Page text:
next observation: none of the individual numbers can be greater than 8 (because 9^2 = 81 by itself is already too big)

at this point, you have a very good idea of the sizes of numbers you're looking for, so just start trying numbers in an organized way.
3 odds:
sum = 13: (1, 5, 7)
sum = 15: (3, 5, 7)
sum = 17: impossible unless at least one number > 8

2 evens + odd:
sum = 13: (1, 4, 8) (3, 2, 8) (3, 4, 6) (5, 2, 6) (7, 2, 4)
sum = 15: (1, 6, 8) (3, 4, 8) (5, 2, 8) (5, 4, 6) (7, 2, 6) all of which are waywaywaywayway too big
sum = 17: (3, 6, 8) (5, 4, 8) (7, 2, 8) (7, 4, 6) all of which are waywaywaywayway too big

that isn't so bad.

...especially because you can stop as soon as you find (1, 5, 7); i.e., you're not going to have to go through anywhere close to everything in this list, unless you are extraordinarily unlucky.

--

if you're interested (and hardcore):
all squares of odds give remainder = 1 upon division by 4. (try it if you don't believe me)
all squares of evens give remainder = 0 upon division by 4.
(if you reallyreallyreally want to know, i can show you why these rules work, although the proofs will be 100% irrelevant to the gmat)
since 75 has remainder = 3 upon division by 4, it follows that all three numbers are odd. as evidenced in the lists above, that reduces your shortlist of candidates to two possibilities.

In Mathematics what's elegant is never 'crazy' and what's 'crazy is never elegant.
The 'better' method can be surmised as :
Having elliminated the impossible, that whatever is left, however improbable has to be the correct answer!!!
Having said so, the 'better' method has its share of elegance , no doubt.
StaceyKoprince
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Location: San Francisco

By "crazy elegant" I think Ron meant "incredibly elegant." That's a common slang meaning for "crazy." :)
Stacey Koprince
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navdeep_bajwa
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### Re: The number 75 can be written as the sum of the squares

Hi Ron i appreciate your explanation especially the remainder one

[editor: thanks, but the remainder one is WAY less important and WAY less useful. if you appreciate it more than you appreciate the trial-and-error / number plugging solution, then you don't have the right study priorities.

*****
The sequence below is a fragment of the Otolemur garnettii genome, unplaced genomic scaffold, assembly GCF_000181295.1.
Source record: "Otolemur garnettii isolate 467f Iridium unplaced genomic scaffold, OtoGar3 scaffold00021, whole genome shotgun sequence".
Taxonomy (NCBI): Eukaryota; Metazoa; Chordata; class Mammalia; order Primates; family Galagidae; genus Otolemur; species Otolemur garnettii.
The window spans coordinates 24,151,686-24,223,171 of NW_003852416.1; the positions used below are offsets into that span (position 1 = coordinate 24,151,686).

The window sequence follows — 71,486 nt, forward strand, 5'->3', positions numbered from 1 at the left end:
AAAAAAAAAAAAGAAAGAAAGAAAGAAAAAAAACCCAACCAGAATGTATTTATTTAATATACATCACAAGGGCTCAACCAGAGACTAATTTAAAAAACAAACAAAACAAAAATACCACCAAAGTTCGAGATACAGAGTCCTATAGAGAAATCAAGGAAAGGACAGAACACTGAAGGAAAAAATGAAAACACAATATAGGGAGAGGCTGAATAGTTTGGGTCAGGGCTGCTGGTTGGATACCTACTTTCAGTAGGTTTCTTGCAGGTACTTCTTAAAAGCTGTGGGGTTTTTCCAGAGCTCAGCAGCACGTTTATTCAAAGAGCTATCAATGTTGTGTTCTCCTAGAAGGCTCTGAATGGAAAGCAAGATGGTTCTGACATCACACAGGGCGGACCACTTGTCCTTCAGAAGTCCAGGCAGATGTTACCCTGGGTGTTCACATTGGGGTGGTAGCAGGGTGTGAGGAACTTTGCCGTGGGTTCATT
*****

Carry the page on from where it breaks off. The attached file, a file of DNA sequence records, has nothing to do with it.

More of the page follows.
see my comments below. --ron]
mikrodj
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### Re:

RonPurewal wrote:hei is right: there is no need for formal attributions in this folder (everything is assumed to come from the gmatprep software). if you are posting problems here that are NOT from the gmatprep software, you will soon be afflicted with terrible diseases.

--

ok, there might be some crazy elegant way to solve this problem in ten seconds flat. but if it isn't rather obvious in retrospect, who cares? here's a better method:

consider odd / even numbers
note that squares of odds remain odd, and squares of evens remain even. therefore, the 3 numbers are either 3 odds or 1 odd and 2 evens.
notice that this observation kills choices b and d right away (nice if you're pressed for time and have to guess).

next observation: none of the individual numbers can be greater than 8 (because 9^2 = 81 by itself is already too big)

at this point, you have a very good idea of the sizes of numbers you're looking for, so just start trying numbers in an organized way.
3 odds:
sum = 13: (1, 5, 7)
sum = 15: (3, 5, 7)
sum = 17: impossible unless at least one number > 8

2 evens + odd:
sum = 13: (1, 4, 8) (3, 2, 8) (3, 4, 6) (5, 2, 6) (7, 2, 4)
sum = 15: (1, 6, 8) (3, 4, 8) (5, 2, 8) (5, 4, 6) (7, 2, 6) all of which are waywaywaywayway too big
sum = 17: (3, 6, 8) (5, 4, 8) (7, 2, 8) (7, 4, 6) all of which are waywaywaywayway too big

that isn't so bad.

--

if you're interested (and hardcore):
all squares of odds give remainder = 1 upon division by 4. (try it if you don't believe me)
all squares of evens give remainder = 0 upon division by 4.